When will Zelma Lazarus get that Padma Shri?
Her hospital-on-wheels has brought hope and a new life to 12.5 lakh Indians. Akshay Kumar, if you are listening...
The Railway Minister's secretary was shouting at Zelma Lazarus, saying the honourable minister did not see people without an appointment. But Zelma really didn't have time to make appointments; the idea setting her on fire was too big, too important and too urgent. The year was 1990.
It just so happened at that moment that George Fernandes, the Railway Minister, was leaving his office. Seeing Zelma waiting, he invited her in and said, perhaps a little impatiently, "What do you want?"
There was no time to spell things out. "I want a train," said Zelma succinctly.
Zelma Lazarus, the woman instrumental in its inception
Zelma's idea was irresistible — India, one of the world's most populous countries, also had billions who died of preventable diseases just because medical care was too far away. Zelma believed that if a few coaches of a train could be converted into a hospital on wheels, it could go where hospitals could not reach and save countless lives.
The first expedition of the so-called Lifeline Express, sponsored by Coal India, was flagged off from Mumbai on July 16, 1991, and travelled to Khelari in the coal belt area of Bihar where its doctors screened and treated 11,568 people for cataract, orthopaedic and ENT problems.
That's how it started, 28 years ago.
Since then the Lifeline Express has quietly brought new life and hope to over 12,50,000 India's poorest and most marginalised people. The 2,00,000 or so doctors who have given freely of their time and expertise to the train have restored sight, movement and hearing, corrected cleft palates, treated epilepsy and provided dental services. More recently, the train has embraced nutrition, maternal and child health and several cancers.
You'd have thought that such an exemplary contribution would have caught the Indian government's eye. You'd have thought that one of these Republic Days, Zelma might have been given an award recognising her "distinguished and exceptional achievements/service" in social work.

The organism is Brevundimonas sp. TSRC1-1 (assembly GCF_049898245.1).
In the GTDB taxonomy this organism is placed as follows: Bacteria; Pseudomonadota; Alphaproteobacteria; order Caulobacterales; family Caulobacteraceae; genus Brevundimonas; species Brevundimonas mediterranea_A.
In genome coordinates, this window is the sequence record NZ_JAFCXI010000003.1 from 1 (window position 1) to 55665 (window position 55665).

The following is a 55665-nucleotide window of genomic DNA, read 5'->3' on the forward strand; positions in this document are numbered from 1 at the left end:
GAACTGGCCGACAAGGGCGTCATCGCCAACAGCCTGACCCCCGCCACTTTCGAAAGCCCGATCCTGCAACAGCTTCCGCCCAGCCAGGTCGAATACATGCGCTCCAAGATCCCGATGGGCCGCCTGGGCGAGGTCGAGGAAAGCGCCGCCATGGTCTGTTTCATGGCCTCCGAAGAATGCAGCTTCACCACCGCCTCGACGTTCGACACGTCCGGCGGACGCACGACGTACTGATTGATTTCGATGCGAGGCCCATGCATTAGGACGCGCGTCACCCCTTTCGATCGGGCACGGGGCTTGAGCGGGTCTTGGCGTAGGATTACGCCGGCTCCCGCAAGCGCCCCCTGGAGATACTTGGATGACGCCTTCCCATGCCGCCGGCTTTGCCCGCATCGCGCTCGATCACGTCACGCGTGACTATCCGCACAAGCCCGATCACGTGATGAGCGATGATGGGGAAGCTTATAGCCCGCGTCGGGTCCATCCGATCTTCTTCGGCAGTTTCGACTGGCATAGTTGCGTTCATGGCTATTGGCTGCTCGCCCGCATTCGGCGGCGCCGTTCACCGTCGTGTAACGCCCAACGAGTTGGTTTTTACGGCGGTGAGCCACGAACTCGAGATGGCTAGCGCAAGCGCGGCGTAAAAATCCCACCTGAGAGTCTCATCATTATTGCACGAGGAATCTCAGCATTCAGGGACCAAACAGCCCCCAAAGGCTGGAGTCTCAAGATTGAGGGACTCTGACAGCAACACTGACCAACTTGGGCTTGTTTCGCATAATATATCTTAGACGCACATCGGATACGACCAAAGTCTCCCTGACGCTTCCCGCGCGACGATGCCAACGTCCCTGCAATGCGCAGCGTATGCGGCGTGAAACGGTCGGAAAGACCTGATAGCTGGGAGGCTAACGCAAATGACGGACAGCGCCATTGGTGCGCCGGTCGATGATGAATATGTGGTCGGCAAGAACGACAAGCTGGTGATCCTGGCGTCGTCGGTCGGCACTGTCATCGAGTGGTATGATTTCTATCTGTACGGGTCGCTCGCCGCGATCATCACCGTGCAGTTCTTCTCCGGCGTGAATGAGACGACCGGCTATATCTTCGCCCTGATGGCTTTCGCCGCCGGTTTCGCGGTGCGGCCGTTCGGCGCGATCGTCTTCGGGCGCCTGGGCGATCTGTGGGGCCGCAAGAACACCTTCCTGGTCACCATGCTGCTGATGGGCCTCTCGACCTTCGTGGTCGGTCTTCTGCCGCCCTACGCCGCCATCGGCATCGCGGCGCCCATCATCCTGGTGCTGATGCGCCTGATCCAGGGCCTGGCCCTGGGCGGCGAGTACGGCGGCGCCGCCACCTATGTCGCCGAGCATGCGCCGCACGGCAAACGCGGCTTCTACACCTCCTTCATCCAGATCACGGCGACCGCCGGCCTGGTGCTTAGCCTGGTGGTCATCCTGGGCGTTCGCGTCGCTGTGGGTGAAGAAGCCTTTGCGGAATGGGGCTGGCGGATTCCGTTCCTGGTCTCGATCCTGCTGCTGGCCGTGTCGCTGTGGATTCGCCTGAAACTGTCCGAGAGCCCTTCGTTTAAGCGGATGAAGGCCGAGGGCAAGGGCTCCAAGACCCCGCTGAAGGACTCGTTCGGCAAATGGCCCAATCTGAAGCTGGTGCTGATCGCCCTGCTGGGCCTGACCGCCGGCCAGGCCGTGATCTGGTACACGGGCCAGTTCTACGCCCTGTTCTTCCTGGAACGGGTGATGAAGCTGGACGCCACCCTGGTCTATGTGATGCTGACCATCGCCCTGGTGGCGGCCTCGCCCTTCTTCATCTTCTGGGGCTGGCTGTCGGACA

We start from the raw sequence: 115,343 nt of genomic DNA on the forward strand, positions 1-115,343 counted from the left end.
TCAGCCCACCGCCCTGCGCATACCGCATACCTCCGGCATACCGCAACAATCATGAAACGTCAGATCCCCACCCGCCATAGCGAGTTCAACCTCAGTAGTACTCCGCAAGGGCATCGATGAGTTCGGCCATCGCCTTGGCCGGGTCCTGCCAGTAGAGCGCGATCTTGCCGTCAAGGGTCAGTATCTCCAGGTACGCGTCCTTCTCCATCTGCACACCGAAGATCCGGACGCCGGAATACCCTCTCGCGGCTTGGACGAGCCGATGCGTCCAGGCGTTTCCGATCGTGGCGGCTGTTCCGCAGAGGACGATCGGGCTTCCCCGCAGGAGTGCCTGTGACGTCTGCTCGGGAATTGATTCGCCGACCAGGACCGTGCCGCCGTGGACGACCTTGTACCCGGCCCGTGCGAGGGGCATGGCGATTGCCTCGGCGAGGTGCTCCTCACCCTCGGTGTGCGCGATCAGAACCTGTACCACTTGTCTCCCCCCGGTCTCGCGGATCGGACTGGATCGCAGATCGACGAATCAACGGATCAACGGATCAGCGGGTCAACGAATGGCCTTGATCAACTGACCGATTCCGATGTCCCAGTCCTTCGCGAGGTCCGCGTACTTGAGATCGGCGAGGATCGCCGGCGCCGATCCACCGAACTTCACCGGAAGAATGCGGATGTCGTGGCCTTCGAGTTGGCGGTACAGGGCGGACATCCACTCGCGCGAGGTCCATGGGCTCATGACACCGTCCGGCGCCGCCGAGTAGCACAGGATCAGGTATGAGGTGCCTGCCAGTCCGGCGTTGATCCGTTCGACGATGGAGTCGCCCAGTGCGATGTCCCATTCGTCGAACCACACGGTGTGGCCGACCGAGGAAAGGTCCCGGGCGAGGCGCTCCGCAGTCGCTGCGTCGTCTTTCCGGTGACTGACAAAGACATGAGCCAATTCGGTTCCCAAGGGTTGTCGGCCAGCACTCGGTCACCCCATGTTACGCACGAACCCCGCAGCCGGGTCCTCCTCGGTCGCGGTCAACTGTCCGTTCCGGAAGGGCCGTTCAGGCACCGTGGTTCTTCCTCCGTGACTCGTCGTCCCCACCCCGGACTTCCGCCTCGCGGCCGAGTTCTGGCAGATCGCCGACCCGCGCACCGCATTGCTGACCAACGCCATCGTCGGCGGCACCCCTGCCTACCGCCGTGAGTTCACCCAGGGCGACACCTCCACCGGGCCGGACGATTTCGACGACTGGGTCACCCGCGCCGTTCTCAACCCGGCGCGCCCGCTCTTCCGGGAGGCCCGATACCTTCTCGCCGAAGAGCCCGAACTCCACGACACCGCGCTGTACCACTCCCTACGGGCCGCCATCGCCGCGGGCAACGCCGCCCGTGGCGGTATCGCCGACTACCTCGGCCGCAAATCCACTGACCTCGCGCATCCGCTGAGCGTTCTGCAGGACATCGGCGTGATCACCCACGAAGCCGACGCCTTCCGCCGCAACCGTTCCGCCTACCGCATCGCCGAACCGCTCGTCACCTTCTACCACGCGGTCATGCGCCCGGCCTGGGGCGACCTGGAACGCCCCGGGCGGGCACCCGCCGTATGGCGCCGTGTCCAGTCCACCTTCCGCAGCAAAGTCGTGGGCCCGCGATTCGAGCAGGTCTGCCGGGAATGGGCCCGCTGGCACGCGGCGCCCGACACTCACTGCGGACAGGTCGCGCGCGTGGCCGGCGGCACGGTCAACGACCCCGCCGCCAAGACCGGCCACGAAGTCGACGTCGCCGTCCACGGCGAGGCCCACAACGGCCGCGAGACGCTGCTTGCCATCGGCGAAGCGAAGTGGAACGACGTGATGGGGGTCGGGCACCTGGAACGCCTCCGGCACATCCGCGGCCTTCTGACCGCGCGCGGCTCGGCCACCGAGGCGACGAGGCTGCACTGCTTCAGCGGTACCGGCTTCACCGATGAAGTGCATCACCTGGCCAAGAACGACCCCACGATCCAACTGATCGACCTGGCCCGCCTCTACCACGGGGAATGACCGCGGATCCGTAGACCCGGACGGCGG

Perhaps a Padma Vibhushan or Padma Bhushan. At least a Padma Shri.
Zelma will be 84 next year. She has stumbled and fallen twice recently, once breaking her shoulder into four pieces and the second time her ribs. Her memory ebbs and flows; she forgets names and faces sometimes. But she still lives alone in a gracious apartment in Bandra surrounded by the relics of a life rich with service.
But no, among those relics there is no Padma Shri. No Padma anything.
The Padma Shri petition filed five years by those who knew her work still gathers dust on some government shelf.
Now consider Hari Om, who won a Padma Shri in 2009, mainly for doing very well in movies. Born in 1967, when Zelma was 31, to an ex-armyman's wife in Amritsar, he was named Rajiv Hari Om Bhatia. He grew up in Chandni Chowk and later in Mumbai. College didn't suit him so he dropped out, choosing to learn karate. In this he excelled, earning a Taekwondo Black Belt.
He spent five years in Thailand mastering Thai kick-boxing. He has worked as a waiter, a stuntman and in a travel agency. He was good at modelling and was soon spotted by Bollywood, where he starred in movies as Akshay Kumar.
His Wikipedia entry reveals that Kumar has starred in 111 films, 52 of them commercial successes. He owns a kabaddi team. Forbes named him the world's fourth highest paid actor in 2019. He also claims to be India's highest paid actor, though this is probably not true.
What else? He was one of the celebrities at the Olympics torch-bearer rally in Canada, a country where he enjoys dual citizenship. In 2013, he started a 30-bed cancer shelter for policemen in Naigaon. He has two children and is known as a protective father who wants to give them a "normal childhood". He received an honorary law doctorate from Canada's University of Windsor.
This unremarkable Bollywood biography, which sums up Akshay Kumar, was enough for the Indian government to decide that he deserved a Padma Shri. Meanwhile, they passed over Zelma, who has done nothing but tirelessly bring health and hope to lakhs of Indian children and families for 29 years — coincidentally, the same period that Akshay has taken to become Bollywood's fourth highest paid actor.
Whether he deserved the Padma Shri or not, I believe Akshay Kumar is a fundamentally decent and values-driven human being. If he should read this, I believe he will see the inequity of Zelma Lazarus being ignored while people like himself, Saif Ali Khan and Aishwarya Rai are honoured nationally.
And, I wonder — what if Akshay Kumar, a practising Shaiva Hindu who regularly worships at shrines and freely donates his wealth to charity, is the one whose voice, charm and influence will finally help bring to Zelma the same national respect that he was given?
Here, viewed from there. C Y Gopinath, in Bangkok, throws unique light and shadows on Mumbai, the city that raised him. You can reach him at firstname.lastname@example.org Send your feedback to email@example.com
The views expressed in this column are the individual’s and don’t represent those of the paper
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